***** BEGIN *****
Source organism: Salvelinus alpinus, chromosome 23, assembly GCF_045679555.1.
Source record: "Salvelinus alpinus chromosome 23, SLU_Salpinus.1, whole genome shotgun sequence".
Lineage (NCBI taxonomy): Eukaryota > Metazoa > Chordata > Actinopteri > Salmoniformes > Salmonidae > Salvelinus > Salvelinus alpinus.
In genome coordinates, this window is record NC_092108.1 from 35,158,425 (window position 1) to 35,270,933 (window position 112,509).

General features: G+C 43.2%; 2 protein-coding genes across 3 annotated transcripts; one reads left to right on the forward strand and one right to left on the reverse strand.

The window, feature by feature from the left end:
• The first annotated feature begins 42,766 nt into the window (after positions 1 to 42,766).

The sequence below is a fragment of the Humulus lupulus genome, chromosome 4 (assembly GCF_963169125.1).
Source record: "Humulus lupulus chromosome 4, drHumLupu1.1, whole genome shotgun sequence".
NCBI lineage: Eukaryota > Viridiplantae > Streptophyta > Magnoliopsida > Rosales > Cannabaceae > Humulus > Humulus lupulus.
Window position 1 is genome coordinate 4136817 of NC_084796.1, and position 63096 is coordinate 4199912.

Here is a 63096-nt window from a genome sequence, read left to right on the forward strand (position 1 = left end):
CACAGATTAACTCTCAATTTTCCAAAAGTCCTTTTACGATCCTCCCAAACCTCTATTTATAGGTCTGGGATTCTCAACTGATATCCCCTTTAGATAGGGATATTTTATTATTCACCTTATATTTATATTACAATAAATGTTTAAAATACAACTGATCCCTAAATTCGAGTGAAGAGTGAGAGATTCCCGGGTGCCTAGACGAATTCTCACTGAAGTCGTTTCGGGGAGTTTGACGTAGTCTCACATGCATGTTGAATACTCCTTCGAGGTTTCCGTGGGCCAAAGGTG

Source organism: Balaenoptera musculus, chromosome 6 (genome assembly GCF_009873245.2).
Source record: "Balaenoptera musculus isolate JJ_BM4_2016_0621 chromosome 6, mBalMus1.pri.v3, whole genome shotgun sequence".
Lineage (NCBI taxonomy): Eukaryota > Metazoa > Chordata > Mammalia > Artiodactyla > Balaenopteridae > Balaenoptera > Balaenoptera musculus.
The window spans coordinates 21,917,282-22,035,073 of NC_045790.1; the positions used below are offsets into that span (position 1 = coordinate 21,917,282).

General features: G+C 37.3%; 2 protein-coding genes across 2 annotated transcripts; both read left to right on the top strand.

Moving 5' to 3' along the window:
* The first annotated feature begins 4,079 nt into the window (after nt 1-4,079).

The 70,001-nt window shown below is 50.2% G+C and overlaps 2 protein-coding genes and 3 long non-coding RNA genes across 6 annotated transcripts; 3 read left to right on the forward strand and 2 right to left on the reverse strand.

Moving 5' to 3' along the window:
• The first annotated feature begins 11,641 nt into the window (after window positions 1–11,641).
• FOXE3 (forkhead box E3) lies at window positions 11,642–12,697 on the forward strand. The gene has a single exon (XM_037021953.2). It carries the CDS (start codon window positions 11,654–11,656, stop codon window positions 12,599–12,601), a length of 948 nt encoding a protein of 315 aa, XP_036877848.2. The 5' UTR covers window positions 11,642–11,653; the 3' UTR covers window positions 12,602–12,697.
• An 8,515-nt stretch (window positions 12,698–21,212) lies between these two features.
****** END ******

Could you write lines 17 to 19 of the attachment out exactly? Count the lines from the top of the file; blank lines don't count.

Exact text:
The window spans coordinates 21,917,282-22,035,073 of NC_045790.1; the positions used below are offsets into that span (position 1 = coordinate 21,917,282).

General features: G+C 37.3%; 2 protein-coding genes across 2 annotated transcripts; both read left to right on the top strand.

Moving 5' to 3' along the window: